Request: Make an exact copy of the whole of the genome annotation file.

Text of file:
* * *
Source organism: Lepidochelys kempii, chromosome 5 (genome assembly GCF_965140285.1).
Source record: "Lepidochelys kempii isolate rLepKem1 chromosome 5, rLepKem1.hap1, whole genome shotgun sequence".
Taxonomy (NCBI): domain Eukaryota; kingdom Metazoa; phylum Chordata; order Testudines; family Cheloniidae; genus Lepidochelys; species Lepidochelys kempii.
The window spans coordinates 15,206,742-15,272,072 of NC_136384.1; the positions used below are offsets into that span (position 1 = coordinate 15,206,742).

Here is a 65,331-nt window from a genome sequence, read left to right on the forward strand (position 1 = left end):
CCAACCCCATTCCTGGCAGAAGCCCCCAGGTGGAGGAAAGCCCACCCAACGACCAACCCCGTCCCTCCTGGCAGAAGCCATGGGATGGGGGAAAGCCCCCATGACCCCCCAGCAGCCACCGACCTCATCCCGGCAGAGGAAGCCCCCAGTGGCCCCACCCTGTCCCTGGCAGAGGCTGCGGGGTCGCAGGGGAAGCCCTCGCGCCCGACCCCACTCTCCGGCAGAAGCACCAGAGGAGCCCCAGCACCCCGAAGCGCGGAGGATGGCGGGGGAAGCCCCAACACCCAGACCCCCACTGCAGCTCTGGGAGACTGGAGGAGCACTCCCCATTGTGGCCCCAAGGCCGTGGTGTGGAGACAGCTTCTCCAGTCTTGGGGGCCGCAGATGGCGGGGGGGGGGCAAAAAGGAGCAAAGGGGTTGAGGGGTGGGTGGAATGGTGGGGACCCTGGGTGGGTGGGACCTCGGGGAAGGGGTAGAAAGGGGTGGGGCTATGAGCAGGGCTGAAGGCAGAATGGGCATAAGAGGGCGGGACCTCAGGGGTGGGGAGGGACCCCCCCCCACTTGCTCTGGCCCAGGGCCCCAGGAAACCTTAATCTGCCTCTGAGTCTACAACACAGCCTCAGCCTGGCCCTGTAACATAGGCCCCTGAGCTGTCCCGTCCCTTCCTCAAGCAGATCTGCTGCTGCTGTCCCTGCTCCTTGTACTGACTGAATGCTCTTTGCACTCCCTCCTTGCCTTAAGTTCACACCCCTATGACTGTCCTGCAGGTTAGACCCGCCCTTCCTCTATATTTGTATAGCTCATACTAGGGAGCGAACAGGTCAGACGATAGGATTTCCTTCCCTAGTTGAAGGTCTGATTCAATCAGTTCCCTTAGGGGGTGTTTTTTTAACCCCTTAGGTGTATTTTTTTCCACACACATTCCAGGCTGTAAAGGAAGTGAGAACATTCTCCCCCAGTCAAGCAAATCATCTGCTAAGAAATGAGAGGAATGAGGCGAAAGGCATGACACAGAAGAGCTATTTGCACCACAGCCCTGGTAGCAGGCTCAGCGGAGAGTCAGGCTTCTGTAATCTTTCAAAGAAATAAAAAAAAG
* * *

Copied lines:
Source organism: Lepidochelys kempii, chromosome 5 (genome assembly GCF_965140285.1).
Source record: "Lepidochelys kempii isolate rLepKem1 chromosome 5, rLepKem1.hap1, whole genome shotgun sequence".
Taxonomy (NCBI): domain Eukaryota; kingdom Metazoa; phylum Chordata; order Testudines; family Cheloniidae; genus Lepidochelys; species Lepidochelys kempii.
The window spans coordinates 15,206,742-15,272,072 of NC_136384.1; the positions used below are offsets into that span (position 1 = coordinate 15,206,742).

Here is a 65,331-nt window from a genome sequence, read left to right on the forward strand (position 1 = left end):
CCAACCCCATTCCTGGCAGAAGCCCCCAGGTGGAGGAAAGCCCACCCAACGACCAACCCCGTCCCTCCTGGCAGAAGCCATGGGATGGGGGAAAGCCCCCATGACCCCCCAGCAGCCACCGACCTCATCCCGGCAGAGGAAGCCCCCAGTGGCCCCACCCTGTCCCTGGCAGAGGCTGCGGGGTCGCAGGGGAAGCCCTCGCGCCCGACCCCACTCTCCGGCAGAAGCACCAGAGGAGCCCCAGCACCCCGAAGCGCGGAGGATGGCGGGGGAAGCCCCAACACCCAGACCCCCACTGCAGCTCTGGGAGACTGGAGGAGCACTCCCCATTGTGGCCCCAAGGCCGTGGTGTGGAGACAGCTTCTCCAGTCTTGGGGGCCGCAGATGGCGGGGGGGGGGCAAAAAGGAGCAAAGGGGTTGAGGGGTGGGTGGAATGGTGGGGACCCTGGGTGGGTGGGACCTCGGGGAAGGGGTAGAAAGGGGTGGGGCTATGAGCAGGGCTGAAGGCAGAATGGGCATAAGAGGGCGGGACCTCAGGGGTGGGGAGGGACCCCCCCCCACTTGCTCTGGCCCAGGGCCCCAGGAAACCTTAATCTGCCTCTGAGTCTACAACACAGCCTCAGCCTGGCCCTGTAACATAGGCCCCTGAGCTGTCCCGTCCCTTCCTCAAGCAGATCTGCTGCTGCTGTCCCTGCTCCTTGTACTGACTGAATGCTCTTTGCACTCCCTCCTTGCCTTAAGTTCACACCCCTATGACTGTCCTGCAGGTTAGACCCGCCCTTCCTCTATATTTGTATAGCTCATACTAGGGAGCGAACAGGTCAGACGATAGGATTTCCTTCCCTAGTTGAAGGTCTGATTCAATCAGTTCCCTTAGGGGGTGTTTTTTTAACCCCTTAGGTGTATTTTTTTCCACACACATTCCAGGCTGTAAAGGAAGTGAGAACATTCTCCCCCAGTCAAGCAAATCATCTGCTAAGAAATGAGAGGAATGAGGCGAAAGGCATGACACAGAAGAGCTATTTGCACCACAGCCCTGGTAGCAGGCTCAGCGGAGAGTCAGGCTTCTGTAATCTTTCAAAGAAATAAAAAAAAG